Last April, Fronius introduced its WeldCube, a documentation and data-analysis system that connects as many as 50 welding power sources to enable accurate and continuous quality assurance and evaluation of countless parameters. Based on an industry PC with integrated software, the system is compatible with all digital Fronius machines, including the firm’s DeltaSpot resistance-welding system and with its TPS/i intelligent welding-device platform. This enables the user to document and evaluate data, including weld current and voltage, wire-feed speed, welding speed and time, arc and dynamic correction, and job numbers.

Users also can continually monitor and evaluate consumption data relating to gas, wire and energy, for example. Set values, such as job data, can be observed and recorded by the system for the entire service life of a welding system. When used in combination with Fronius’ new TPS/i welding-device platform, users can edit jobs and make comparisons across power sources.

Lastly, Fronius offers a host of analysis tools to enable timely and reliable troubleshooting. Continuous data analysis can prevent production downtime and increases safety.

The Esab WeldCloud

Making its debut at the Esab FABTECH booth was the new WeldCloud online welding-data management system. It combines 3G mobile-communications technology with Wi-Fi, Bluetooth, GPS and Ethernet to allow users to alleviate firewall and connectivity issues. Running on a company’s intranet cloud, WeldCloud is a secure, locked-down system that ensures that data remains totally confidential.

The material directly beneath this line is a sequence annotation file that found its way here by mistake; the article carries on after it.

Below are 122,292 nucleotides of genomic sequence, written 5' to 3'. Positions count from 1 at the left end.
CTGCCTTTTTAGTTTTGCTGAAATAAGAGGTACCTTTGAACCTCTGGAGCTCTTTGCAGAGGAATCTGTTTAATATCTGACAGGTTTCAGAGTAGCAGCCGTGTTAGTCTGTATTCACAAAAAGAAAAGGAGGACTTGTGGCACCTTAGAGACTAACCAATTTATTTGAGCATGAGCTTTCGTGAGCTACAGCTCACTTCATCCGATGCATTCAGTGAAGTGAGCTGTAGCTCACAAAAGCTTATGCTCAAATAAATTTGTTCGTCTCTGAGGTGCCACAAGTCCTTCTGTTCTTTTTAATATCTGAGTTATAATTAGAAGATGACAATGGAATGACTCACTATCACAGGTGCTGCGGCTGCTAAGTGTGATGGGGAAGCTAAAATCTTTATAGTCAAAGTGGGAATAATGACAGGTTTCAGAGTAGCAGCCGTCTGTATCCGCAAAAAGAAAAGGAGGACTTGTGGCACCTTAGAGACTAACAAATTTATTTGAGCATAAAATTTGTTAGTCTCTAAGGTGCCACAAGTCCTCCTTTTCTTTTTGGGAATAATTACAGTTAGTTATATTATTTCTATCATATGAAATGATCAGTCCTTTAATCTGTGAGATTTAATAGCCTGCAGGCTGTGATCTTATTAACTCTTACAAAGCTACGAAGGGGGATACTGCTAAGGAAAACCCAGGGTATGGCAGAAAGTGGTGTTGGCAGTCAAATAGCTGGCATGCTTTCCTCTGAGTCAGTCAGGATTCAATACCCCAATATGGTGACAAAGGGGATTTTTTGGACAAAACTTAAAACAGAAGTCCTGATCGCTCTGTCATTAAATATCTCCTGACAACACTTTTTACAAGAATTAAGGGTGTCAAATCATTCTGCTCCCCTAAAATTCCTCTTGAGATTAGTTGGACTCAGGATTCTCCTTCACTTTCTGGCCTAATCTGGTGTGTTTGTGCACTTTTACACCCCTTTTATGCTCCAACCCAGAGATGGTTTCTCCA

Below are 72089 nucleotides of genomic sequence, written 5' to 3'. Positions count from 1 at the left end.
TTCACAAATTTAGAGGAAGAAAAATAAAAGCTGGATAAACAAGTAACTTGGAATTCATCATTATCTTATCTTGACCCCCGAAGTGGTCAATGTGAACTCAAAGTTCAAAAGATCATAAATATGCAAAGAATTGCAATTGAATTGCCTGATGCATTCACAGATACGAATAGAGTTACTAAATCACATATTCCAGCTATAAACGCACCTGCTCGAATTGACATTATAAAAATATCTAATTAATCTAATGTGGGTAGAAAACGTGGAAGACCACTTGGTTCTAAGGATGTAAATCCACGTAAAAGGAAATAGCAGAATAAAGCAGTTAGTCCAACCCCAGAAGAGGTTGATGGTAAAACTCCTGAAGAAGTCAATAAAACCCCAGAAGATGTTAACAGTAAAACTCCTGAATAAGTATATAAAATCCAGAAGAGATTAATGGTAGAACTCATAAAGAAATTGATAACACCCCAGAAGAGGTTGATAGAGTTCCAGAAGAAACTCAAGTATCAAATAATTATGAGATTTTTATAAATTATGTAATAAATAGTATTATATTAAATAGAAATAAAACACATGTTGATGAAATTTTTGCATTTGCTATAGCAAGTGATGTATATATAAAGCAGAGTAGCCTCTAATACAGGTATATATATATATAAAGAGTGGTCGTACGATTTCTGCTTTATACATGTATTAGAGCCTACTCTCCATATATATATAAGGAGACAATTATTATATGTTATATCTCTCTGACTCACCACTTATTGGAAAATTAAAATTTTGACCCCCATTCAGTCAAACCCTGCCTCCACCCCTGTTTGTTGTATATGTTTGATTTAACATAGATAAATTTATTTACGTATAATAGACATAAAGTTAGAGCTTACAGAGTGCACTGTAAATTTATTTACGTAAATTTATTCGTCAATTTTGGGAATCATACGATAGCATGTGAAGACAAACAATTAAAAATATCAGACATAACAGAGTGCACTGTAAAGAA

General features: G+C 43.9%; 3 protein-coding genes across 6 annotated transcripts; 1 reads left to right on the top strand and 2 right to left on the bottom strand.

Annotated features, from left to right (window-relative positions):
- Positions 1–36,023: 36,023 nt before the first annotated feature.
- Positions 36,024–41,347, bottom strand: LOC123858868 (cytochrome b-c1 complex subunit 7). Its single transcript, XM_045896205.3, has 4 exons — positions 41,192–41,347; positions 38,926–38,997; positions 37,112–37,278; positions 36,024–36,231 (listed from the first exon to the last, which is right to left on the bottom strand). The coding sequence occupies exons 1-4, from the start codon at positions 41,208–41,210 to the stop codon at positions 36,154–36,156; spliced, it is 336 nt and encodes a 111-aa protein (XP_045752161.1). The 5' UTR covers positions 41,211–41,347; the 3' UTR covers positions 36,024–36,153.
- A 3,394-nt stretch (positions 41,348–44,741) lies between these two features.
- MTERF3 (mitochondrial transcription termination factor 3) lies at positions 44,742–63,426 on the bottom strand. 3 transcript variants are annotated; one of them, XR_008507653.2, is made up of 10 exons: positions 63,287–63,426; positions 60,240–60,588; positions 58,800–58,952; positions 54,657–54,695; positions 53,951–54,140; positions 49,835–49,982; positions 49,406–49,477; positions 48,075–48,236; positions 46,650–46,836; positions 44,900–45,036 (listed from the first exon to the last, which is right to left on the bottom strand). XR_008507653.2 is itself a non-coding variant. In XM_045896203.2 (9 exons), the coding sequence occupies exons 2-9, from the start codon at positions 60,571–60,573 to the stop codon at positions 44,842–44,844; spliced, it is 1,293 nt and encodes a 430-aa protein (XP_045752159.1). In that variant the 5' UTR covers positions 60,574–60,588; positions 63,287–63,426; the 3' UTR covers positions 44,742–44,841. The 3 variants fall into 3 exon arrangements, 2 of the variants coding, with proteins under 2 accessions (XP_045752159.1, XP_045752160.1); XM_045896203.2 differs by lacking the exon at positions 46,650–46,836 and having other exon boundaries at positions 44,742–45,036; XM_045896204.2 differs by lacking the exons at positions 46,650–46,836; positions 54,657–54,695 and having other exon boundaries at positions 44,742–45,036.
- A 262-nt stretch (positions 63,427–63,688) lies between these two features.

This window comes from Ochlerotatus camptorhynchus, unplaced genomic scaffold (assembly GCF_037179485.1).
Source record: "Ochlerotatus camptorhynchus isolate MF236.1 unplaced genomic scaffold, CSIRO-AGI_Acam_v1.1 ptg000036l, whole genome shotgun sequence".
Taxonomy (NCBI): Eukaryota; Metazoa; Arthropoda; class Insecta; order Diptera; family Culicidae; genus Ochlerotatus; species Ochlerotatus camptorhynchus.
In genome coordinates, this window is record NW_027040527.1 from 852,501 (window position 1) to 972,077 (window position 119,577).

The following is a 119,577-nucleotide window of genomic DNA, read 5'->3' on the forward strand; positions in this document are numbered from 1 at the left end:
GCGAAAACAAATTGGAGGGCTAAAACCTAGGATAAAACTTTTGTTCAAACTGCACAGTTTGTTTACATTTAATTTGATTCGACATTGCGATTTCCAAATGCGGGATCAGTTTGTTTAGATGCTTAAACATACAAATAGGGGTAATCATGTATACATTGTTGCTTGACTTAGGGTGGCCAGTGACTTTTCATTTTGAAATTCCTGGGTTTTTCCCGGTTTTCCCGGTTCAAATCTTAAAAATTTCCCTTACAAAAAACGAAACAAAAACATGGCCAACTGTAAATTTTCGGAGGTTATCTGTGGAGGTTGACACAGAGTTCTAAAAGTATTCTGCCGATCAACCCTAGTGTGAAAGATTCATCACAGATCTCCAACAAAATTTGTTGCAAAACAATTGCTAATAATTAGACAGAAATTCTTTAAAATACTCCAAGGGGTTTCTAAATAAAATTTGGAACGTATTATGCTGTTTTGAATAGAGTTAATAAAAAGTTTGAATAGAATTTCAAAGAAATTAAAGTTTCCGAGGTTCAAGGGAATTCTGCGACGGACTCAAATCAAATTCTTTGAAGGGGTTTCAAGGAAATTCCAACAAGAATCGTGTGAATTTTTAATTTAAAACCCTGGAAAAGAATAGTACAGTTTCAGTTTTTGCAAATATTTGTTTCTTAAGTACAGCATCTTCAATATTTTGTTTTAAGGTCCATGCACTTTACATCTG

Esab online welding-data management system
Esab introduced its WeldCloud online welding-data management system at FABTECH, combining 3G mobile-communications technology with Wi-Fi and Ethernet to allow users to alleviate firewall and connectivity issues. The system runs on a company’s intranet cloud, and since it uses open-source software, it’s easily customized.

Other features, described by global product manager Roul Kierkels, include:

• Traceability. The platform can trace back to welds that already have been created, and provides the details on how and when they were created. Details include welder qualifications and the type of filler metal and shielding gas used.